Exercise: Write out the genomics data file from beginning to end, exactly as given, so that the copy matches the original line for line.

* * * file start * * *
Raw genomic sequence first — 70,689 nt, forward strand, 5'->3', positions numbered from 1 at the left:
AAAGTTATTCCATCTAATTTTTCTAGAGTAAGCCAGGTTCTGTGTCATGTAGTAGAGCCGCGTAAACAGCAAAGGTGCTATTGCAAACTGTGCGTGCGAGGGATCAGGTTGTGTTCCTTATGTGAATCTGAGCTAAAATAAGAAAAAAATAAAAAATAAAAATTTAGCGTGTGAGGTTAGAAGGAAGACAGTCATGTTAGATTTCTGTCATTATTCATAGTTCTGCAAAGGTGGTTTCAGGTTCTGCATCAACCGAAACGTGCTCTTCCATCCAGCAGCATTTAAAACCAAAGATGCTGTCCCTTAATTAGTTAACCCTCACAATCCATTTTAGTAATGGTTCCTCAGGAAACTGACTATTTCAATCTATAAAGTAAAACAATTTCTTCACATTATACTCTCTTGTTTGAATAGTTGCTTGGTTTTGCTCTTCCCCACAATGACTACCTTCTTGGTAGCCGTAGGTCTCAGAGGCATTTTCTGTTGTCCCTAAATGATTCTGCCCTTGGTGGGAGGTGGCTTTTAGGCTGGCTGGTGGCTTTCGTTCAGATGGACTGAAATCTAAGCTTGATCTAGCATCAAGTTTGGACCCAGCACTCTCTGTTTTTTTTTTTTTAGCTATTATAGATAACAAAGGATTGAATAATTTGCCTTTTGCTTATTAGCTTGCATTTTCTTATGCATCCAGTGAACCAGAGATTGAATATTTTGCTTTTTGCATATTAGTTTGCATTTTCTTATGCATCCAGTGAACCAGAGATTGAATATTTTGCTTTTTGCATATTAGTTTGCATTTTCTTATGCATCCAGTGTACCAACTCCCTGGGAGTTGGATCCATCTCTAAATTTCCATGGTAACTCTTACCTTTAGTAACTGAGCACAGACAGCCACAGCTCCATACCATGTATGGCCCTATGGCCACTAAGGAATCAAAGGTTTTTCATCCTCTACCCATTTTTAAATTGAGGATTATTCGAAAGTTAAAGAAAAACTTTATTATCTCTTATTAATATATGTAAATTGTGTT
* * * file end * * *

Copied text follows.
Raw genomic sequence first — 70,689 nt, forward strand, 5'->3', positions numbered from 1 at the left:
AAAGTTATTCCATCTAATTTTTCTAGAGTAAGCCAGGTTCTGTGTCATGTAGTAGAGCCGCGTAAACAGCAAAGGTGCTATTGCAAACTGTGCGTGCGAGGGATCAGGTTGTGTTCCTTATGTGAATCTGAGCTAAAATAAGAAAAAAATAAAAAATAAAAATTTAGCGTGTGAGGTTAGAAGGAAGACAGTCATGTTAGATTTCTGTCATTATTCATAGTTCTGCAAAGGTGGTTTCAGGTTCTGCATCAACCGAAACGTGCTCTTCCATCCAGCAGCATTTAAAACCAAAGATGCTGTCCCTTAATTAGTTAACCCTCACAATCCATTTTAGTAATGGTTCCTCAGGAAACTGACTATTTCAATCTATAAAGTAAAACAATTTCTTCACATTATACTCTCTTGTTTGAATAGTTGCTTGGTTTTGCTCTTCCCCACAATGACTACCTTCTTGGTAGCCGTAGGTCTCAGAGGCATTTTCTGTTGTCCCTAAATGATTCTGCCCTTGGTGGGAGGTGGCTTTTAGGCTGGCTGGTGGCTTTCGTTCAGATGGACTGAAATCTAAGCTTGATCTAGCATCAAGTTTGGACCCAGCACTCTCTGTTTTTTTTTTTTTAGCTATTATAGATAACAAAGGATTGAATAATTTGCCTTTTGCTTATTAGCTTGCATTTTCTTATGCATCCAGTGAACCAGAGATTGAATATTTTGCTTTTTGCATATTAGTTTGCATTTTCTTATGCATCCAGTGAACCAGAGATTGAATATTTTGCTTTTTGCATATTAGTTTGCATTTTCTTATGCATCCAGTGTACCAACTCCCTGGGAGTTGGATCCATCTCTAAATTTCCATGGTAACTCTTACCTTTAGTAACTGAGCACAGACAGCCACAGCTCCATACCATGTATGGCCCTATGGCCACTAAGGAATCAAAGGTTTTTCATCCTCTACCCATTTTTAAATTGAGGATTATTCGAAAGTTAAAGAAAAACTTTATTATCTCTTATTAATATATGTAAATTGTGTT